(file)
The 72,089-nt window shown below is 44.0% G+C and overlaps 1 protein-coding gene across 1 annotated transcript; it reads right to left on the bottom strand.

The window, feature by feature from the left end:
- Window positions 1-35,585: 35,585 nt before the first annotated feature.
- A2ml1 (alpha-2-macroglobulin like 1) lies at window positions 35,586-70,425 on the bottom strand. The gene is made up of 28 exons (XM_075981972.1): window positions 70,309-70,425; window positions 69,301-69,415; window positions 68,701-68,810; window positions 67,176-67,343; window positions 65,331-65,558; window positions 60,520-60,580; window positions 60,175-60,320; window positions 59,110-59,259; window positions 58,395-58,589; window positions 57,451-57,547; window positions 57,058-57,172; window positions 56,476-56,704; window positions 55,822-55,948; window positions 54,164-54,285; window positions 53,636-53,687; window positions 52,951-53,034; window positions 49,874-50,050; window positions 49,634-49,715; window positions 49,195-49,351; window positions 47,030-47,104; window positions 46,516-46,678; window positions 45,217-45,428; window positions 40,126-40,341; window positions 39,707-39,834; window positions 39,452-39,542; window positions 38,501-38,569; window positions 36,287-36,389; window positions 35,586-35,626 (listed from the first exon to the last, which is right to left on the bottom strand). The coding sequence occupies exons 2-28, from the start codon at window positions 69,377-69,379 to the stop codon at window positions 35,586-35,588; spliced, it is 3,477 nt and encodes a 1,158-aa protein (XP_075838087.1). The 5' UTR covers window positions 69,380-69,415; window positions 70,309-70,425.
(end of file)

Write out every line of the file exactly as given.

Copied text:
The 72,089-nt window shown below is 44.0% G+C and overlaps 1 protein-coding gene across 1 annotated transcript; it reads right to left on the bottom strand.

The window, feature by feature from the left end:
- Window positions 1-35,585: 35,585 nt before the first annotated feature.
- A2ml1 (alpha-2-macroglobulin like 1) lies at window positions 35,586-70,425 on the bottom strand. The gene is made up of 28 exons (XM_075981972.1): window positions 70,309-70,425; window positions 69,301-69,415; window positions 68,701-68,810; window positions 67,176-67,343; window positions 65,331-65,558; window positions 60,520-60,580; window positions 60,175-60,320; window positions 59,110-59,259; window positions 58,395-58,589; window positions 57,451-57,547; window positions 57,058-57,172; window positions 56,476-56,704; window positions 55,822-55,948; window positions 54,164-54,285; window positions 53,636-53,687; window positions 52,951-53,034; window positions 49,874-50,050; window positions 49,634-49,715; window positions 49,195-49,351; window positions 47,030-47,104; window positions 46,516-46,678; window positions 45,217-45,428; window positions 40,126-40,341; window positions 39,707-39,834; window positions 39,452-39,542; window positions 38,501-38,569; window positions 36,287-36,389; window positions 35,586-35,626 (listed from the first exon to the last, which is right to left on the bottom strand). The coding sequence occupies exons 2-28, from the start codon at window positions 69,377-69,379 to the stop codon at window positions 35,586-35,588; spliced, it is 3,477 nt and encodes a 1,158-aa protein (XP_075838087.1). The 5' UTR covers window positions 69,380-69,415; window positions 70,309-70,425.